A journalist's job is to report news of public interest when they know it.
It seems kind of weird to write that sentence. I mean, that's pretty straightforward stuff. I mean, like basic Journalism 101 material.
But in the days since Andrew Luck's surprise retirement from the Colts, I was asked by more than one person what I thought about Adam Schefter breaking the news when he did, given the fact that Luck was scheduled to announce the news the next day. Should Schefter had held off on reporting it, and allowed Luck to announce his news on his own terms?
In a word, no.
Nope. Nope. No no no.
Journalists report news of public interest when they confirm it to be true. That's the job. It's not to give Andrew Luck or anybody else their moment. Our loyalty is not to our sources. It is to the public. First, last, and always.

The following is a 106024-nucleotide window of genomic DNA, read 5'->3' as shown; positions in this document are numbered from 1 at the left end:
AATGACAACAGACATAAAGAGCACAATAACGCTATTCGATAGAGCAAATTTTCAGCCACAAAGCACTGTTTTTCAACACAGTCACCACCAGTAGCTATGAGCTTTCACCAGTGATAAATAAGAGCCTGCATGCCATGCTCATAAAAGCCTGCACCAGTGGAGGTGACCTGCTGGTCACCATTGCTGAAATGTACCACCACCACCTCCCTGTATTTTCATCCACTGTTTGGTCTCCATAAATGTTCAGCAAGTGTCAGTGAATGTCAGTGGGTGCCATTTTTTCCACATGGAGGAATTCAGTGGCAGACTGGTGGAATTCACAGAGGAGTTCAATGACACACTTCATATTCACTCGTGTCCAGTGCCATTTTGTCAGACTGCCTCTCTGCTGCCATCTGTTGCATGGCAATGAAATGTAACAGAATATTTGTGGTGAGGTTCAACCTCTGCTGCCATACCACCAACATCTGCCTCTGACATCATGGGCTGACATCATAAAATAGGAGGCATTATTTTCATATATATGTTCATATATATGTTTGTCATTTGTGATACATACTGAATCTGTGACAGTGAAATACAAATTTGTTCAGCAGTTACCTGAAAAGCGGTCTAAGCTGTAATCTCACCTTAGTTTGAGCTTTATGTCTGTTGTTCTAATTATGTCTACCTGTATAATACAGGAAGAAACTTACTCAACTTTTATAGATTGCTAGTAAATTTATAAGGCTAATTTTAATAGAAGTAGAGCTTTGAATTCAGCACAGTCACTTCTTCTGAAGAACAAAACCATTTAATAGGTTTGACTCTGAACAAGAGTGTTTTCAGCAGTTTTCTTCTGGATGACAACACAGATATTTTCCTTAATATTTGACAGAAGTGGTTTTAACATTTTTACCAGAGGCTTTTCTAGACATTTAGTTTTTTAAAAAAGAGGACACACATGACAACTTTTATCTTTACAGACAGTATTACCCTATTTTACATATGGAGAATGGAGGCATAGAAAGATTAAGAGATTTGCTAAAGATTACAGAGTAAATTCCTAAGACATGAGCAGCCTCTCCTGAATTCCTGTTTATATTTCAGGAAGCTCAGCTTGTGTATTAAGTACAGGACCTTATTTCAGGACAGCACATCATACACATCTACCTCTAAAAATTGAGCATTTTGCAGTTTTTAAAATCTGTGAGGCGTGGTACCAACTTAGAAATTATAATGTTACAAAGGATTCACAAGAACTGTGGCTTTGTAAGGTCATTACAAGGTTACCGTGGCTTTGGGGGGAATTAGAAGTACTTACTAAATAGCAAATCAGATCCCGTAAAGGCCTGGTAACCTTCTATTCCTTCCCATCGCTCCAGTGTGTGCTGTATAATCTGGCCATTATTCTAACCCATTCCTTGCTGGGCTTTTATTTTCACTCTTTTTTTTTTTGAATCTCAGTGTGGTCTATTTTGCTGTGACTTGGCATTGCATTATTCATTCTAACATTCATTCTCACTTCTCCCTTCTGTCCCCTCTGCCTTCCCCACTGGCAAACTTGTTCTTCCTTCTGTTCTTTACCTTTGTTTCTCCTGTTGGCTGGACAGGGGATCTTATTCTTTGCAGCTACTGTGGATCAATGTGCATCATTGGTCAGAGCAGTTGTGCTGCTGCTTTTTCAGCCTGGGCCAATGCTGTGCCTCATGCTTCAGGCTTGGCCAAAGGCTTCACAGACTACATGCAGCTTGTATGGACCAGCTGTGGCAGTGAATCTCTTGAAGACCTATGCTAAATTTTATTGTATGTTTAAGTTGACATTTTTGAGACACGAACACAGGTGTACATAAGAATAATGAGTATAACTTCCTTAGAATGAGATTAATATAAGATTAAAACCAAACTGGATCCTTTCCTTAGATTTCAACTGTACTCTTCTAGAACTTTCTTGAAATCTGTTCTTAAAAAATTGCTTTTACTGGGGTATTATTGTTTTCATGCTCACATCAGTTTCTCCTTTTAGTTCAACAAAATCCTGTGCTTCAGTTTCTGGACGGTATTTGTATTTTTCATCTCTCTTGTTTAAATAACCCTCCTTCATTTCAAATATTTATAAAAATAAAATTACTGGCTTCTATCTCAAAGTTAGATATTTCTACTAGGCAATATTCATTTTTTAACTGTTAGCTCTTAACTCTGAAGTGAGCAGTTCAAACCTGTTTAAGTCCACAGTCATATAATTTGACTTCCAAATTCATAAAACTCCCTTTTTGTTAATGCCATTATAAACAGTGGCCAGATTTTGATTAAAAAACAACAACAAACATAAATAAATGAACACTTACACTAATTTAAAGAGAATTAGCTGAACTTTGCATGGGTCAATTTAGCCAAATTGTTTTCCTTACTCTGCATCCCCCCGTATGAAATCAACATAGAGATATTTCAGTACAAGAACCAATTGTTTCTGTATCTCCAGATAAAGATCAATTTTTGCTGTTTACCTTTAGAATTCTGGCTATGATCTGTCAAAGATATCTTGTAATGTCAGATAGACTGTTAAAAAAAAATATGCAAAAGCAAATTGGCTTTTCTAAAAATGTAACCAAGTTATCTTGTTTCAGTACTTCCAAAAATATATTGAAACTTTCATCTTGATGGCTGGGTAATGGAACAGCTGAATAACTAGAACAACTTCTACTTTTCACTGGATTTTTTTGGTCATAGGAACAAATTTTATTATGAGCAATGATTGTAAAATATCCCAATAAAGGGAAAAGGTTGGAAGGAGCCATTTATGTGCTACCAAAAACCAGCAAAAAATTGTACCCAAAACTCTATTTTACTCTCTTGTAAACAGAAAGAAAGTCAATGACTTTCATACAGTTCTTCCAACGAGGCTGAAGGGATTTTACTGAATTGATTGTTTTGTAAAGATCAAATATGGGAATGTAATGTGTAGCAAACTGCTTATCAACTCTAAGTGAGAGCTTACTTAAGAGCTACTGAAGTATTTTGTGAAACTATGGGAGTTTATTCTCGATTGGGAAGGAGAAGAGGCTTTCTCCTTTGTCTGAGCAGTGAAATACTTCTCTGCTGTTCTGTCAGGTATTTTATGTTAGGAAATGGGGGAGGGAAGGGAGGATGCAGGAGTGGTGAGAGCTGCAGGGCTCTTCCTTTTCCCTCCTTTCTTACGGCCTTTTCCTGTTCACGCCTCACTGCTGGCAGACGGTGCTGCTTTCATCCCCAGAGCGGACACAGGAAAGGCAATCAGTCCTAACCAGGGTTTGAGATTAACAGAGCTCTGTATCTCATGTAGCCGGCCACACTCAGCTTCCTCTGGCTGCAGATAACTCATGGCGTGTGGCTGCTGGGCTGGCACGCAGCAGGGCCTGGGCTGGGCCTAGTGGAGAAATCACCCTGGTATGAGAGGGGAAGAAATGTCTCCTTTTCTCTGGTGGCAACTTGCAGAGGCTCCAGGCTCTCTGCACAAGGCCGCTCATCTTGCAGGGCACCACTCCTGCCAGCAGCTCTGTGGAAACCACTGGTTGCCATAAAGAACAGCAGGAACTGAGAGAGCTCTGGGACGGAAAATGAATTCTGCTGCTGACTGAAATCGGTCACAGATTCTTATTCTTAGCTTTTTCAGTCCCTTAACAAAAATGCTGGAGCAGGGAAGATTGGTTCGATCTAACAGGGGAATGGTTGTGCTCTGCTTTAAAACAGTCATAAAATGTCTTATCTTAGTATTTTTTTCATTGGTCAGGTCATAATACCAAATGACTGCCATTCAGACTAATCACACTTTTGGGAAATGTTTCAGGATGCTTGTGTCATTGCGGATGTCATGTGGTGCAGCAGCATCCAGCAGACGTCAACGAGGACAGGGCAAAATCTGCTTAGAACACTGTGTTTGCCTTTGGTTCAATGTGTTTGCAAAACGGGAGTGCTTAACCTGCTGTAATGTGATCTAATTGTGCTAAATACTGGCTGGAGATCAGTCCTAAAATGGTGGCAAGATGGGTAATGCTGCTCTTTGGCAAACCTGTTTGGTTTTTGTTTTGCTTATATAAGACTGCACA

My friend Jeremy Littau made a good point about this:
The news broke because someone told a member of the press. There are ethical reasons to consider holding back information, but that kind of situation involves considering whether reporting that news would harm or endanger the principal.— Jeremy Littau (@JeremyLittau) August 25, 2019